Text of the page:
Assistant Professor Ralf Schmäelzle, Ph.D. is uniquely cross-trained in health psychology and communication as well as in social, cognitive and affective neuroscience.
He received his doctorate from the University of Konstanz, Germany, where he also held a postdoctoral position. Most recently, Schmäelzle worked as a postdoctoral research associate at the University of Pennsylvania in the Communication Neuroscience Lab.
He lives in East Lansing with his wife and two preschoolers. They enjoy spending time with the kids or doing sports.
ROLES & RESPONSIBILITIES
As an Assistant Professor in the MSU Department of Communication, Schmäelzle teaches a course on communication neuroscience. He draws on his previous teaching experience and interests to provide insights on neuroscientific research methods, linking micro-level message effects to macro-level outcomes, and mass messaging and campaigns.
Schmäelzle specializes in health communication and developing and testing communication theory with a biological focus.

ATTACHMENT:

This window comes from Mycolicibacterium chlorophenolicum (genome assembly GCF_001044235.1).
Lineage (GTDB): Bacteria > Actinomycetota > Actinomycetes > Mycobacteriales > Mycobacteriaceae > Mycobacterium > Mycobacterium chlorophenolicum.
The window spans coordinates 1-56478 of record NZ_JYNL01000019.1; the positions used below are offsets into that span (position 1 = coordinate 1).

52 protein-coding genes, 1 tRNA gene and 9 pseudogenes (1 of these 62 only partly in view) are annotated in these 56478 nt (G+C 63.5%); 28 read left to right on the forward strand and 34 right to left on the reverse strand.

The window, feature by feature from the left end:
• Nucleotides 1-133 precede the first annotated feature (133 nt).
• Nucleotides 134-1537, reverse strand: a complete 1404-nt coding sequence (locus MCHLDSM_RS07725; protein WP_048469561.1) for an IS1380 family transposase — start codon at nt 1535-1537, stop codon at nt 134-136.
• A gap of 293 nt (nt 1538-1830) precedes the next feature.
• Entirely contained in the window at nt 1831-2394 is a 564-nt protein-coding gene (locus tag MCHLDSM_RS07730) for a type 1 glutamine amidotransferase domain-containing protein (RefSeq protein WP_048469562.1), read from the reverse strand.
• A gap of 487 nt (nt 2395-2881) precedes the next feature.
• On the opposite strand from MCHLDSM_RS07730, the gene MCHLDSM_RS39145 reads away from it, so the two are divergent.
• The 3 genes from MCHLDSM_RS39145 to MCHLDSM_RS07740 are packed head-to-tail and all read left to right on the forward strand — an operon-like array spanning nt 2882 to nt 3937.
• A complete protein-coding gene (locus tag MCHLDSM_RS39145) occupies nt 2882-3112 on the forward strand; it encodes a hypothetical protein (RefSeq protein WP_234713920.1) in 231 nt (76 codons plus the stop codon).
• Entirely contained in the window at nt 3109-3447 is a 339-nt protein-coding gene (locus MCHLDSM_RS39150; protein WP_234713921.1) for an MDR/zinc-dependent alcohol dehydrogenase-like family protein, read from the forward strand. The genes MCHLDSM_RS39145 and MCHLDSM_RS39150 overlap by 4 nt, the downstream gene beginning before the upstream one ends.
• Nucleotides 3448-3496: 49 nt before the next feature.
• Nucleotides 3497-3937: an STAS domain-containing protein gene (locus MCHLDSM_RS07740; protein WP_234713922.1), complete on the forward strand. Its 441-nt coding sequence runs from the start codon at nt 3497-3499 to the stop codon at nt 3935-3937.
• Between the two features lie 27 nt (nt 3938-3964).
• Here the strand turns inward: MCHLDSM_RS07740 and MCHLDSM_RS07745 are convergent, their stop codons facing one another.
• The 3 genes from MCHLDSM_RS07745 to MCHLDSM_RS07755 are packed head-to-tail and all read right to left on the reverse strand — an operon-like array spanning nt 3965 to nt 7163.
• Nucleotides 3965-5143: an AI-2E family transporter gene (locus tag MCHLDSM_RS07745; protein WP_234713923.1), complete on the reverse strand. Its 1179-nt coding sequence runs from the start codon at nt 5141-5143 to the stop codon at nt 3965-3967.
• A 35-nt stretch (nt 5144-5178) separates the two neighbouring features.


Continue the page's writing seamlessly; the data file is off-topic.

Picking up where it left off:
KEY RESEARCH INTEREST
In his research, he examines the mechanisms and effects of health risk perception and risk communication. His goal is to understand how people receive and process health messages, with a focus on implicit and affective reactions. He also studies media effects using a mixture of established methods and neural measures to capture the moment-by-moment response to messages. Through his work at MSU, Schmäelzle hopes to build a solid neuroscientific foundation to advance communication theory, and to deepen the integration of a neurobiological approach to communication across departments in the College of Communication Arts & Sciences.
His current work focuses on studying collective brain dynamics in response to real-world media stimuli, particularly public service announcements. He measures to what extent the same messages evoke similar responses in the brains of their recipients.
Schmäelzle, R., Häcker, F., Honey Christopher J, & Hasson, U.. (2015). Engaged Listeners: Shared neural processing of powerful political speeches. Social, Cognitive, and Affective Neurosciences, 1, 168-169. [Link]
RECENT PUBLIC TALKS
Lloyd, J. (Chair), Alvaro, E., Crano, W.D., Zhen, J.W., Schmäelzle, R., Evans, D. (2016). Transdiciplinary Research to Inform the Next Generation of Drug Use Prevention messages. Roundtable Discussion at the Society for Prevention Research Annual Meeting 2016, San Francisco, Ca, USA.
* Schmieder Foundation Award for Advances in Neurological Rehabilitation Research
* Tursky Award from the Society for Psychophysiological Research